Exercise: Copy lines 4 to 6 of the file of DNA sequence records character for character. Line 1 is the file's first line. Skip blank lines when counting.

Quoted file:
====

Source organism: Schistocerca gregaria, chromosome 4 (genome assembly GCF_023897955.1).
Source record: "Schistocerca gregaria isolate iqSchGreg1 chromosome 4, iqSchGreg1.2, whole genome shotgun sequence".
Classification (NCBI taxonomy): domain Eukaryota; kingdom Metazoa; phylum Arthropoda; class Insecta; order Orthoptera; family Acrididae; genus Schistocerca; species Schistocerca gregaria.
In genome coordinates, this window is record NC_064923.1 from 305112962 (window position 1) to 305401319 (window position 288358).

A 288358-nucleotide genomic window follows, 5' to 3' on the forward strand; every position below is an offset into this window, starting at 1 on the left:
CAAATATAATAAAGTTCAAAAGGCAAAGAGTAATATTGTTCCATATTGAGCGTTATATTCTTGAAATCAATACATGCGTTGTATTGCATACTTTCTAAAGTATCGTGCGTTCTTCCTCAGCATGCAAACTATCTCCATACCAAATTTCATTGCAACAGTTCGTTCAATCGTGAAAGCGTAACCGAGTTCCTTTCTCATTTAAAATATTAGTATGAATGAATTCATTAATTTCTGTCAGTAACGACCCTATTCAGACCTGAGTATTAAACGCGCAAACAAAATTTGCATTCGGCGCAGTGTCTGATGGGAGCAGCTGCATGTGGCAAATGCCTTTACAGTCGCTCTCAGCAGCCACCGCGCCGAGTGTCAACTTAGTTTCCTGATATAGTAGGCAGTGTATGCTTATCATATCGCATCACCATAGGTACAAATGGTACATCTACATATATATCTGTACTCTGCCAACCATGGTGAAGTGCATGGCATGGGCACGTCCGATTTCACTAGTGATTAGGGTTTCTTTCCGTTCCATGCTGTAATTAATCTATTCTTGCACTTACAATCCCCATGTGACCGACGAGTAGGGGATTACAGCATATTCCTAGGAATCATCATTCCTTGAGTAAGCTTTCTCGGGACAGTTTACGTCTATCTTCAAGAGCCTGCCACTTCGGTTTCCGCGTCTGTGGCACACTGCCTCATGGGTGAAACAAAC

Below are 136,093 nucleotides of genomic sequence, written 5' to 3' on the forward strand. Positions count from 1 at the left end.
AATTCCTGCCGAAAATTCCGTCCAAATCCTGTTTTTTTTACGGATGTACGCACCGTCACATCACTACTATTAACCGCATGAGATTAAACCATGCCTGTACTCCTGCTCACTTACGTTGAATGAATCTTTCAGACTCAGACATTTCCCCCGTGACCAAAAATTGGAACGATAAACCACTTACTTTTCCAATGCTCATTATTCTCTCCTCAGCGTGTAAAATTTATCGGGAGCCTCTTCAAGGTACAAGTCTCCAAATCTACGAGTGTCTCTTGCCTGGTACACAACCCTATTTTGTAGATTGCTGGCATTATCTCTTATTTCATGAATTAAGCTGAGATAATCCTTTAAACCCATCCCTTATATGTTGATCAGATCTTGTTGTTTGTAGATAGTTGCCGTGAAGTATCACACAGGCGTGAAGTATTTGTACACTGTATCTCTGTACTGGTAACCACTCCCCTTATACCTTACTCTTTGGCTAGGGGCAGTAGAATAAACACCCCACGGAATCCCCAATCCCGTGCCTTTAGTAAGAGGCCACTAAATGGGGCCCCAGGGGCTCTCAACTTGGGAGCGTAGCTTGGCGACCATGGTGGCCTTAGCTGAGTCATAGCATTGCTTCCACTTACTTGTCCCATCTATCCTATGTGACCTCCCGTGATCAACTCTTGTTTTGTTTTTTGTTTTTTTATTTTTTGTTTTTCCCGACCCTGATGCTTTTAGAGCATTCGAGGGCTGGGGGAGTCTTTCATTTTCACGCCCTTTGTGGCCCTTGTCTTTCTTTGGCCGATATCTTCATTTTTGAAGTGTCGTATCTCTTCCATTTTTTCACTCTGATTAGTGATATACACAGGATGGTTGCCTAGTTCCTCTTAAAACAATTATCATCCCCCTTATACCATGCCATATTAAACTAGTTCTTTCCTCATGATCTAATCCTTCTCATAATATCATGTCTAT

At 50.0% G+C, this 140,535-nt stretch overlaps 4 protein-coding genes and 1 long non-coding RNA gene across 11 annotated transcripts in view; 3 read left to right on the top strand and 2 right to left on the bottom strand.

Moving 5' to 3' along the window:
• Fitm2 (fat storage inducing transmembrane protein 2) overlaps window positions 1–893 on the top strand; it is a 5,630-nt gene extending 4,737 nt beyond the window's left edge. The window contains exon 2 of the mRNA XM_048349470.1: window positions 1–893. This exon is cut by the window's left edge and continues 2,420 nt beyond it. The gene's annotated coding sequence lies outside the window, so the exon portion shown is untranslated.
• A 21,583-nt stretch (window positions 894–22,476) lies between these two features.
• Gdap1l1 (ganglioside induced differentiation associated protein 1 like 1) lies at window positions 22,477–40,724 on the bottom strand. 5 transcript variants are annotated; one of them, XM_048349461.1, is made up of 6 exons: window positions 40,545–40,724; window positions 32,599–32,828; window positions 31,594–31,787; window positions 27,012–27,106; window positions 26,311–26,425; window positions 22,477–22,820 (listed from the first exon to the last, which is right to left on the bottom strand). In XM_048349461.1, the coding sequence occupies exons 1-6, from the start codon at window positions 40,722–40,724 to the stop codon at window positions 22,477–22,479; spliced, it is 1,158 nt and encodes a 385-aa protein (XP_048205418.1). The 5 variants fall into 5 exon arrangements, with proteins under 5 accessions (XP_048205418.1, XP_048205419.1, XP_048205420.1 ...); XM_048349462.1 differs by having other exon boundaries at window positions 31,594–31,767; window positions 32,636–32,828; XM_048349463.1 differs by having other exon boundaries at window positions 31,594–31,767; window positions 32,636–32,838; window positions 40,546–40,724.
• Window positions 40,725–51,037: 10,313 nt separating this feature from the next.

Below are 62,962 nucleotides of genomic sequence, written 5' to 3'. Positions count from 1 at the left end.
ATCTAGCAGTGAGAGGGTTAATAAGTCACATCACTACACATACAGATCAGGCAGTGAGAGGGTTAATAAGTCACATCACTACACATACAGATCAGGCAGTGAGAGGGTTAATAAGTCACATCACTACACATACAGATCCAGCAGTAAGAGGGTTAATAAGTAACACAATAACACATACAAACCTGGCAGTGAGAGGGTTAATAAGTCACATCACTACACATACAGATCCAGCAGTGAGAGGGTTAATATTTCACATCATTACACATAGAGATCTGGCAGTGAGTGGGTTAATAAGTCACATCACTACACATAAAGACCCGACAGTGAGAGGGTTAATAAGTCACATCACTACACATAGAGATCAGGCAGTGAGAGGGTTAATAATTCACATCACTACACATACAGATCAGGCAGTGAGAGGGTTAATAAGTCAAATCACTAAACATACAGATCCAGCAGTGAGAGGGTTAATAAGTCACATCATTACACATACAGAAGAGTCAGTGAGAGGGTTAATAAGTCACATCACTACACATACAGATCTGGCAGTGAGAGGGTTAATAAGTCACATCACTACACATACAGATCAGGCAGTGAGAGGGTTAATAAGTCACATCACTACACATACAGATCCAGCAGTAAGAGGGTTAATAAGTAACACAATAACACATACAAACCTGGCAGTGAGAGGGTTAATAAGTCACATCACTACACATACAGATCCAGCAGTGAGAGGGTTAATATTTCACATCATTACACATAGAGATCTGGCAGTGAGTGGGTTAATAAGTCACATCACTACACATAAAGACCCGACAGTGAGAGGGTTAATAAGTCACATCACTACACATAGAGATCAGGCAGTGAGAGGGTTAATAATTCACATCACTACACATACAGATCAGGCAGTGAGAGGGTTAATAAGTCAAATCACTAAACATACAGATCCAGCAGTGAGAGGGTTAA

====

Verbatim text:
In genome coordinates, this window is record NC_064923.1 from 305112962 (window position 1) to 305401319 (window position 288358).

A 288358-nucleotide genomic window follows, 5' to 3' on the forward strand; every position below is an offset into this window, starting at 1 on the left:
CAAATATAATAAAGTTCAAAAGGCAAAGAGTAATATTGTTCCATATTGAGCGTTATATTCTTGAAATCAATACATGCGTTGTATTGCATACTTTCTAAAGTATCGTGCGTTCTTCCTCAGCATGCAAACTATCTCCATACCAAATTTCATTGCAACAGTTCGTTCAATCGTGAAAGCGTAACCGAGTTCCTTTCTCATTTAAAATATTAGTATGAATGAATTCATTAATTTCTGTCAGTAACGACCCTATTCAGACCTGAGTATTAAACGCGCAAACAAAATTTGCATTCGGCGCAGTGTCTGATGGGAGCAGCTGCATGTGGCAAATGCCTTTACAGTCGCTCTCAGCAGCCACCGCGCCGAGTGTCAACTTAGTTTCCTGATATAGTAGGCAGTGTATGCTTATCATATCGCATCACCATAGGTACAAATGGTACATCTACATATATATCTGTACTCTGCCAACCATGGTGAAGTGCATGGCATGGGCACGTCCGATTTCACTAGTGATTAGGGTTTCTTTCCGTTCCATGCTGTAATTAATCTATTCTTGCACTTACAATCCCCATGTGACCGACGAGTAGGGGATTACAGCATATTCCTAGGAATCATCATTCCTTGAGTAAGCTTTCTCGGGACAGTTTACGTCTATCTTCAAGAGCCTGCCACTTCGGTTTCCGCGTCTGTGGCACACTGCCTCATGGGTGAAACAAAC